Beyond saving money, refinancing allows you to tap into equity you’ve built to fund other areas of your life. (Think your child’s college tuition or wedding, home improvements, a dream vacation or wiping out credit card debt.) For example, let’s say you owe $180,000 on your $300,000 home, and you refinance with a $220,000 mortgage. Doing so leaves you with $40,000 to cash out and use however you’d like.

 

How to determine if refinancing is right for you

All are valid reasons, but you need to evaluate if refinancing makes sense for your personal and financial situation. Start by contacting your bank or mortgage company – or someone you’re ideally already meeting with for an annual mortgage review. They’ll be able to walk through the current interest rate environment and suggest the best products to fit your needs. 

 

A key advantage for consumers: The mortgage lending industry is heavily regulated. Lenders are obligated to be transparent about costs, rates and fees – essentially the information that will affect your monthly payments. This enables you to shop around with confidence. Since interest rates can change daily, you should try to compare the numbers from lenders in a 24-hour period. That way you’re getting the most accurate cost estimates across the board.

 

Though refinancing may save you money, it’s important to remember that the process isn’t free. As with any mortgage, there are costs associated with the transaction, which can sometimes be wrapped into the new mortgage. Sometimes these costs are paid out-of-pocket at closing. It’s up to you and your personal banker to determine if those costs are balanced by the benefits of refinancing. Let’s say you’re expected to pay $2,000 in closing costs, but your monthly mortgage payment will be lowered by $200. You’ll recoup the closing costs in only 10 months – in that case, refinancing is worth considering.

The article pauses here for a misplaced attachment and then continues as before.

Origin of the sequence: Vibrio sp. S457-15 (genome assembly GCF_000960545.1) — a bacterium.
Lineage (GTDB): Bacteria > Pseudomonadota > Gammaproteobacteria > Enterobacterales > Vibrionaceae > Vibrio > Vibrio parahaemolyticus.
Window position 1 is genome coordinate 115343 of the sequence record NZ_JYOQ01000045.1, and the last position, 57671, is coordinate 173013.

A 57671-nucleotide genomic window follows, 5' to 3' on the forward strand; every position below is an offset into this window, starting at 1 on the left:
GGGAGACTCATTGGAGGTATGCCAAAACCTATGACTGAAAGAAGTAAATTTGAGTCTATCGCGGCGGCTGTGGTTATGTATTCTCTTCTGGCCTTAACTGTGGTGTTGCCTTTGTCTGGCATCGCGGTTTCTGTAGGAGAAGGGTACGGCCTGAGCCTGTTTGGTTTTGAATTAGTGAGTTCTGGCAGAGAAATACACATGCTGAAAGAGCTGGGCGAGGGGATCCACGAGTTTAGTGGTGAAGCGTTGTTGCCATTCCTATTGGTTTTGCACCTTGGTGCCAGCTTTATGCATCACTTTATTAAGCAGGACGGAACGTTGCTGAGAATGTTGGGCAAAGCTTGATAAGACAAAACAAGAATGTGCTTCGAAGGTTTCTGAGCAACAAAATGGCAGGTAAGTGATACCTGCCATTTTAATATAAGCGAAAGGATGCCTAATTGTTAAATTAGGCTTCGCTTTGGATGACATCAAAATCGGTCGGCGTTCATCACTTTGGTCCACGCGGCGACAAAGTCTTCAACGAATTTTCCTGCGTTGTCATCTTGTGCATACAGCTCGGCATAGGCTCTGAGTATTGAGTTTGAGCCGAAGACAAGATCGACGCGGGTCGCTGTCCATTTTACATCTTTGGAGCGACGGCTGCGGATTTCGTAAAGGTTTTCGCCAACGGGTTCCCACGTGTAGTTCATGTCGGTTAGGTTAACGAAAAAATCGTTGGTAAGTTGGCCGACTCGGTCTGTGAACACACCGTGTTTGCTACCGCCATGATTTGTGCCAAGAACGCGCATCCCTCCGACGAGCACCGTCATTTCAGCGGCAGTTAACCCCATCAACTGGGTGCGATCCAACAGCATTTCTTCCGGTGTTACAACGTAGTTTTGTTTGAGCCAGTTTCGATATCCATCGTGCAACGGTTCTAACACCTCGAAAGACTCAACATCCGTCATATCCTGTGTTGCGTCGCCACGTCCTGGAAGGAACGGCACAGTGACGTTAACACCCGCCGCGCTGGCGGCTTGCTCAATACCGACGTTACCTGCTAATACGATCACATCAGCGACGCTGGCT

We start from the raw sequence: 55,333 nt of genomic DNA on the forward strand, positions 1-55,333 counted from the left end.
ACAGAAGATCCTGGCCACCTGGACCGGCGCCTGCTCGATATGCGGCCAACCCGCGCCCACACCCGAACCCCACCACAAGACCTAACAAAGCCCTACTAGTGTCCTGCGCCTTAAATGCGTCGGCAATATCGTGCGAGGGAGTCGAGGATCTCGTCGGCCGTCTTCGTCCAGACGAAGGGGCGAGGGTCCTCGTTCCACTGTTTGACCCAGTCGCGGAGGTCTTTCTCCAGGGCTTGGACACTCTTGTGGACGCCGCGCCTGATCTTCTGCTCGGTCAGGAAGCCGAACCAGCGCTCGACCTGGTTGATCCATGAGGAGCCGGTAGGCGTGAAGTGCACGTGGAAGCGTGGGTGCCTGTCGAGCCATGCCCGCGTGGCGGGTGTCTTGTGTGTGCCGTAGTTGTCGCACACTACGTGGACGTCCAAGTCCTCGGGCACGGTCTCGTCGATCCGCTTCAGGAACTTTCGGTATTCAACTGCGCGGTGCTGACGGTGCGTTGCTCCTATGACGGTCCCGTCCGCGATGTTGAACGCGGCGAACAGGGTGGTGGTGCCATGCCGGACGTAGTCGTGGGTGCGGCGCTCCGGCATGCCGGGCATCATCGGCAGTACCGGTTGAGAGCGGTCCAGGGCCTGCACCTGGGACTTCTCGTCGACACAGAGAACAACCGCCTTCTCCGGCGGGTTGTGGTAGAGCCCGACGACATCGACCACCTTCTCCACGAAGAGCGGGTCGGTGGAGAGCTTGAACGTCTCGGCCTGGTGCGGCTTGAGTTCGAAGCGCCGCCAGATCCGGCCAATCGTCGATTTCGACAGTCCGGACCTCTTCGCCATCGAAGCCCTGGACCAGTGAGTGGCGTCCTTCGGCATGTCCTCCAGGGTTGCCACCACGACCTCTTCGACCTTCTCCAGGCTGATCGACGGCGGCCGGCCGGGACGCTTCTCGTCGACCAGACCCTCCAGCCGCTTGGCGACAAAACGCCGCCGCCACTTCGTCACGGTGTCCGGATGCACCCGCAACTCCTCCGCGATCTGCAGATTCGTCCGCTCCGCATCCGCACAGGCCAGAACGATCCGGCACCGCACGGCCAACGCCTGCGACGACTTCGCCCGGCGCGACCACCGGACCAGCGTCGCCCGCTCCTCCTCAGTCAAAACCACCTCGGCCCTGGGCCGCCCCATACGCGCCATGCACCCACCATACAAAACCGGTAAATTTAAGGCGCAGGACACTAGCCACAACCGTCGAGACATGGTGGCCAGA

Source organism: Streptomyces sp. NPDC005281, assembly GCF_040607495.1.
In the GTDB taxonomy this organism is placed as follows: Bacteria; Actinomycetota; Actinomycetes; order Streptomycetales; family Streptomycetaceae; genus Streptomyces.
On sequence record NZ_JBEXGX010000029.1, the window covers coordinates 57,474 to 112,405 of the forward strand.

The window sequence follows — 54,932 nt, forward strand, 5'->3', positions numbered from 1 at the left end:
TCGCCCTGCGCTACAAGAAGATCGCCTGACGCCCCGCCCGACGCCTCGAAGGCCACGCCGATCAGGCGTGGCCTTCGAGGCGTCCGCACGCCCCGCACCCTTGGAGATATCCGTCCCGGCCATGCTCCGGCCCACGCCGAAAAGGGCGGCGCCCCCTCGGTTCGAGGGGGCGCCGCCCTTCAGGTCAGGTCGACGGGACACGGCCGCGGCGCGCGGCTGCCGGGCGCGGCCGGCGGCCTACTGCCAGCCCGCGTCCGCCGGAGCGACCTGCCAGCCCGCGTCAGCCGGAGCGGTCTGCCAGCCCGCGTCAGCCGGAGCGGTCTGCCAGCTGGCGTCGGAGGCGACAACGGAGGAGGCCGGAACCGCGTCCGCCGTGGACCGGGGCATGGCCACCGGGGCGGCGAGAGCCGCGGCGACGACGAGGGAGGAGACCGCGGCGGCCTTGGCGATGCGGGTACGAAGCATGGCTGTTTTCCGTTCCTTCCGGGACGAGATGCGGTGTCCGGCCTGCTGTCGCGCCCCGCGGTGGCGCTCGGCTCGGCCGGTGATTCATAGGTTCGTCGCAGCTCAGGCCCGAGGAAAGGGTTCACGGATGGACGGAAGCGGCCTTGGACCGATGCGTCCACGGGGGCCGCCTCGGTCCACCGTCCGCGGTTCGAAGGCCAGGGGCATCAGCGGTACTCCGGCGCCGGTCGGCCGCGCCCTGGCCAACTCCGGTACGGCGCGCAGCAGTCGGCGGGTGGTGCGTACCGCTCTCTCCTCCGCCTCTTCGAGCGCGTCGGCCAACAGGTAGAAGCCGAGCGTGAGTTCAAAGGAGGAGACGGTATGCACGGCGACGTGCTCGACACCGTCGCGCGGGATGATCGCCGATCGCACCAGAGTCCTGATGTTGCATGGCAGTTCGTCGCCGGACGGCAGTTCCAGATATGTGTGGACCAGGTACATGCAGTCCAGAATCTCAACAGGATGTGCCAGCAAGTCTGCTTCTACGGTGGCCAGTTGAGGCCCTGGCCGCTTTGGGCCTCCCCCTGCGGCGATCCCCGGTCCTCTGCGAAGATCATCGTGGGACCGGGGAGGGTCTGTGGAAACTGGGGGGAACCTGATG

If you decide to refinance, the steps will probably feel similar to when you originally closed on your home. Using our self-serve Loan Portal, you can fill out much of the application online and upload paystubs, bank statements and W2s. You can also complete the application over the phone or in any bank branch. After an appraisal determines the home’s value, underwriters will review – and hopefully approve – the loan before a closing date is set1.   

 

In all, refinancing is not as intimidating as it seems. And after an average of 30 to 45 days, your money could be working harder and smarter for you. Here’s to lower monthly mortgage payments, a shorter loan term and/or some cash equity for that dream trip.

 

Learn more about your refinancing options.

 

1Loan approval subject to credit approval and program guidelines. Not all loan programs are available in all places for all loan amounts. Interest rates and program terms subject to change without notice. Mortgage, Home Equity and Credit products offered by U.S. Bank National Association.”